Presiding over UNCTAD15, Prime Minister Mia Mottley has advocated a complete revamp in the way in which the global trade system is run.
She described the current system as unfair and outdated and one which supports the bullying of small developing countries.
She made the comments Wednesday morning while delivering remarks at the conference’s Ministerial Roundtable on Scaling up Financing for Development.
Mottley said: “Today the international system is facing its biggest test since the establishment of the Bretton Woods institutions. And why? Because the frontline of trade dependency crosses the frontline of the climate crisis. We will all be impacted adversely by the climate crisis but there is a frontline and a backline for now with the climate crisis.
“Let me give you a report on the international system from this frontline. And what do I have to tell you; one, it is in retreat; two, it is being seen as irrelevant to the needs and dreams of ordinary people at best and at worst a playground or a battleground for big countries to jockey for relative position. And this is partly because the tools and mechanisms of the international trade system are really out of date.
“To rescue the international system we need a new trade agenda that works for the whole world…We need a new world, trading in new ways. We need a new trade agenda that is fair and level, yet supports development and without that the international system regrettably will become irrelevant to our people.
“It will break down and the consequences will be severe, because if it does we all know peace will be the first casualty and we’ve already seen evidence of that regrettably around the world where coups, which we thought were a thing of the past, have raised their heads regrettably in Africa.”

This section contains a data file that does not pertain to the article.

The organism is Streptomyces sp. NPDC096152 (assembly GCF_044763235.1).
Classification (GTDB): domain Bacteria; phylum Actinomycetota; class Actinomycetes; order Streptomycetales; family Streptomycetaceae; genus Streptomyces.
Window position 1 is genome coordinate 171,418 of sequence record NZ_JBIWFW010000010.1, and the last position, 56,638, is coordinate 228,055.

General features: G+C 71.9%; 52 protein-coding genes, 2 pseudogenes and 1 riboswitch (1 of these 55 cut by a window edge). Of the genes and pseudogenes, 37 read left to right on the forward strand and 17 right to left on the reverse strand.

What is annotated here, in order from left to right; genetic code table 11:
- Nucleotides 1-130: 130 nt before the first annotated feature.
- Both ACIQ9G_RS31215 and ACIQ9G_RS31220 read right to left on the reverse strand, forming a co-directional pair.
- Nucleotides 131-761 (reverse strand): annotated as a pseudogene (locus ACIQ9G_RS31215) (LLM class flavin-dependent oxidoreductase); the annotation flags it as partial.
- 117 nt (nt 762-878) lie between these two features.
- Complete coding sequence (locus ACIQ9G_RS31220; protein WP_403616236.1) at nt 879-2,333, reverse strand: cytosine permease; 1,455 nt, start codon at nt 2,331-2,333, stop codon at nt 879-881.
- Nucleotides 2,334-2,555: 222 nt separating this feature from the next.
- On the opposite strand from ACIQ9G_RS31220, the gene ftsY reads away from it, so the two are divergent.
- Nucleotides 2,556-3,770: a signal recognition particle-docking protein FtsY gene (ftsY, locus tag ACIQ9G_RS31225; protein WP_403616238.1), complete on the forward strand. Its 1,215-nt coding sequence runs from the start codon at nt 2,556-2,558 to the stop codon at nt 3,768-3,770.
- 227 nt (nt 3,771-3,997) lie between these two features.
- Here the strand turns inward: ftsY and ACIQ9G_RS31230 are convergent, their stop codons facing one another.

The UNCTAD15 chair said the bulk of trading was not being done via airports or seaports, but through the internet.
But she said only a select few were benefiting from this.
“If you are not selling on Amazon, or Alibaba, or Facebook or Google or the Apple app store or others, you’re not selling, you’re not reaching the market. The gateway to the world is really now through these private oligopoly,” Mottley pointed out.
“Who else will ensure equal and fair access? Who is going to police the algorithms that channel that traffic? We are witnessing the greatest privatization of trade infrastructure and there is no regulatory framework to ensure trade and development.”
Mottley said lessons should also be learnt from the debacle around the distributions of vaccines.
She also pointed to the fact that freer trade and agriculture had brought cheaper food and that trade finance and debt were inextricably linked. (RB)